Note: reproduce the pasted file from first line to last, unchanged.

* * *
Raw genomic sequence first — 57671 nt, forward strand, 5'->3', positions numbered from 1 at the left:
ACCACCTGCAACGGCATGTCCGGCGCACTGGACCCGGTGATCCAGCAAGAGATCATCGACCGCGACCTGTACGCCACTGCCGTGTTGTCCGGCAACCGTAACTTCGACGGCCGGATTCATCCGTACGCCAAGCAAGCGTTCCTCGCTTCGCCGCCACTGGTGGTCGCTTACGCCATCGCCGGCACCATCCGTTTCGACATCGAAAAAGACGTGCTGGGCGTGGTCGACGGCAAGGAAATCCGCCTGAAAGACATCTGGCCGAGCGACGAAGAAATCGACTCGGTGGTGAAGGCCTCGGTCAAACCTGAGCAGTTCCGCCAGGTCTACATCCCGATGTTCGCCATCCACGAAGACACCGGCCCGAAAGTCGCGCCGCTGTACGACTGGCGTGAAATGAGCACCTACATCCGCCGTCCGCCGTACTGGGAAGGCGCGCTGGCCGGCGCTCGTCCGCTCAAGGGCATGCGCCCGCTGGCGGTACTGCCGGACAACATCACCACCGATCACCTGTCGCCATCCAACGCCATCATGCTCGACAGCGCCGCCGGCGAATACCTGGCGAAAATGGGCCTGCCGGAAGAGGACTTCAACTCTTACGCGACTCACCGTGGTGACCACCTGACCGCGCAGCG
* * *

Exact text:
Raw genomic sequence first — 57671 nt, forward strand, 5'->3', positions numbered from 1 at the left:
ACCACCTGCAACGGCATGTCCGGCGCACTGGACCCGGTGATCCAGCAAGAGATCATCGACCGCGACCTGTACGCCACTGCCGTGTTGTCCGGCAACCGTAACTTCGACGGCCGGATTCATCCGTACGCCAAGCAAGCGTTCCTCGCTTCGCCGCCACTGGTGGTCGCTTACGCCATCGCCGGCACCATCCGTTTCGACATCGAAAAAGACGTGCTGGGCGTGGTCGACGGCAAGGAAATCCGCCTGAAAGACATCTGGCCGAGCGACGAAGAAATCGACTCGGTGGTGAAGGCCTCGGTCAAACCTGAGCAGTTCCGCCAGGTCTACATCCCGATGTTCGCCATCCACGAAGACACCGGCCCGAAAGTCGCGCCGCTGTACGACTGGCGTGAAATGAGCACCTACATCCGCCGTCCGCCGTACTGGGAAGGCGCGCTGGCCGGCGCTCGTCCGCTCAAGGGCATGCGCCCGCTGGCGGTACTGCCGGACAACATCACCACCGATCACCTGTCGCCATCCAACGCCATCATGCTCGACAGCGCCGCCGGCGAATACCTGGCGAAAATGGGCCTGCCGGAAGAGGACTTCAACTCTTACGCGACTCACCGTGGTGACCACCTGACCGCGCAGCG